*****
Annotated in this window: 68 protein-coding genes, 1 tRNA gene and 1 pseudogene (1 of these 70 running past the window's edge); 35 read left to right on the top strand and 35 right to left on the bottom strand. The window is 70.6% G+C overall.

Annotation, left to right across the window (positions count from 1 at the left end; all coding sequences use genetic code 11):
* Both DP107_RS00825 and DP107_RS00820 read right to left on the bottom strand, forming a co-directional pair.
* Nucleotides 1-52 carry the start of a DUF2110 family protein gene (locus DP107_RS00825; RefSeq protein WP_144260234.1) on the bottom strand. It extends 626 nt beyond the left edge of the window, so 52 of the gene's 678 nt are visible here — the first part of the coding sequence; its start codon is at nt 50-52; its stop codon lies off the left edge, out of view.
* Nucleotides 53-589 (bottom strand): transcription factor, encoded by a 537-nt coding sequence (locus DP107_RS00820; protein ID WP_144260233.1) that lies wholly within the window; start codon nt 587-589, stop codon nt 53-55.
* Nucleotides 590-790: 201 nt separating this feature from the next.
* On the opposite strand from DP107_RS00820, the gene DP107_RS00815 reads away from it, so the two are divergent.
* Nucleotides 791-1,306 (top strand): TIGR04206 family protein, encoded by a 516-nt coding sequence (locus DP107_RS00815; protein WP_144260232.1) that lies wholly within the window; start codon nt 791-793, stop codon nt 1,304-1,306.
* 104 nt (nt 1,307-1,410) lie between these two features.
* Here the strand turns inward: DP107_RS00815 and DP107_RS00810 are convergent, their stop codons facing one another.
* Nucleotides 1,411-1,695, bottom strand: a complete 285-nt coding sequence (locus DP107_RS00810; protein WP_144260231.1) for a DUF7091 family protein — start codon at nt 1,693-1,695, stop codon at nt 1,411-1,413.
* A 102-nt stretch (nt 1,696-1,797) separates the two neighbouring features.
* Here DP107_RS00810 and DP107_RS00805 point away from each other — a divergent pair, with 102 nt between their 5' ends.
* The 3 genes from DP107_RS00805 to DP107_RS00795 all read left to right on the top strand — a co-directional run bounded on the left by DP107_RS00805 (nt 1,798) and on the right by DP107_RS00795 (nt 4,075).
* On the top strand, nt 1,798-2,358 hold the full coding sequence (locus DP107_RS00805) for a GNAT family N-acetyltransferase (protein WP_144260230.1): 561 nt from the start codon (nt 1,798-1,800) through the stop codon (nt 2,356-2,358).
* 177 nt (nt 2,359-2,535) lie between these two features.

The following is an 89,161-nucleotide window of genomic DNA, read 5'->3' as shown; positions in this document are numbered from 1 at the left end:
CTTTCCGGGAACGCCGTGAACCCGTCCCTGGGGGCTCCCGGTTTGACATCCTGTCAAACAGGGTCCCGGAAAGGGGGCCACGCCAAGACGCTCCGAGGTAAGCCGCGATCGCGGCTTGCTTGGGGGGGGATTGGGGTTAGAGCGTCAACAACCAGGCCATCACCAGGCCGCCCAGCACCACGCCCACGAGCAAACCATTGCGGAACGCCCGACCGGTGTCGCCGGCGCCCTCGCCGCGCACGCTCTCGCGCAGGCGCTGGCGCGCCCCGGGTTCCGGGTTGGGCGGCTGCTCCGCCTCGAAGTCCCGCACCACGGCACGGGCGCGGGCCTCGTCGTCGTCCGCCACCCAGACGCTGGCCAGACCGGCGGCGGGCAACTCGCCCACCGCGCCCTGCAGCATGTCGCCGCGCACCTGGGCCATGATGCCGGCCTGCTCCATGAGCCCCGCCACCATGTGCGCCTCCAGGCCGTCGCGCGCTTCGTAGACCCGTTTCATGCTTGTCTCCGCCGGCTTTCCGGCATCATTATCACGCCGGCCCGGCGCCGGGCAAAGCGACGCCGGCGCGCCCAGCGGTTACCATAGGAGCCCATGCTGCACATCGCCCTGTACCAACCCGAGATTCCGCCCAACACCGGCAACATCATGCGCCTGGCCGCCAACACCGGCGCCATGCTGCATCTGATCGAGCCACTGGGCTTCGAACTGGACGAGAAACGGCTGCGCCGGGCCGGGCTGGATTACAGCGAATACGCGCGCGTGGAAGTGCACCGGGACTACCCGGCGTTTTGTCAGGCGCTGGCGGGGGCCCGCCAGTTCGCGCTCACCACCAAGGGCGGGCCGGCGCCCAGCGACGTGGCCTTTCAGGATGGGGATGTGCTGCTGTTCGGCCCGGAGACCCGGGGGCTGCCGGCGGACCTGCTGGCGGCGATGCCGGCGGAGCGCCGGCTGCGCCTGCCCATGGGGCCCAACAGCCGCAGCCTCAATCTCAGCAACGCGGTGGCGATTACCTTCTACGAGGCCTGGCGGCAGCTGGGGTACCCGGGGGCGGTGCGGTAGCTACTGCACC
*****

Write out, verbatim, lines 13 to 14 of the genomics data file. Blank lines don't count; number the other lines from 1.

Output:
* Here DP107_RS00810 and DP107_RS00805 point away from each other — a divergent pair, with 102 nt between their 5' ends.
* The 3 genes from DP107_RS00805 to DP107_RS00795 all read left to right on the top strand — a co-directional run bounded on the left by DP107_RS00805 (nt 1,798) and on the right by DP107_RS00795 (nt 4,075).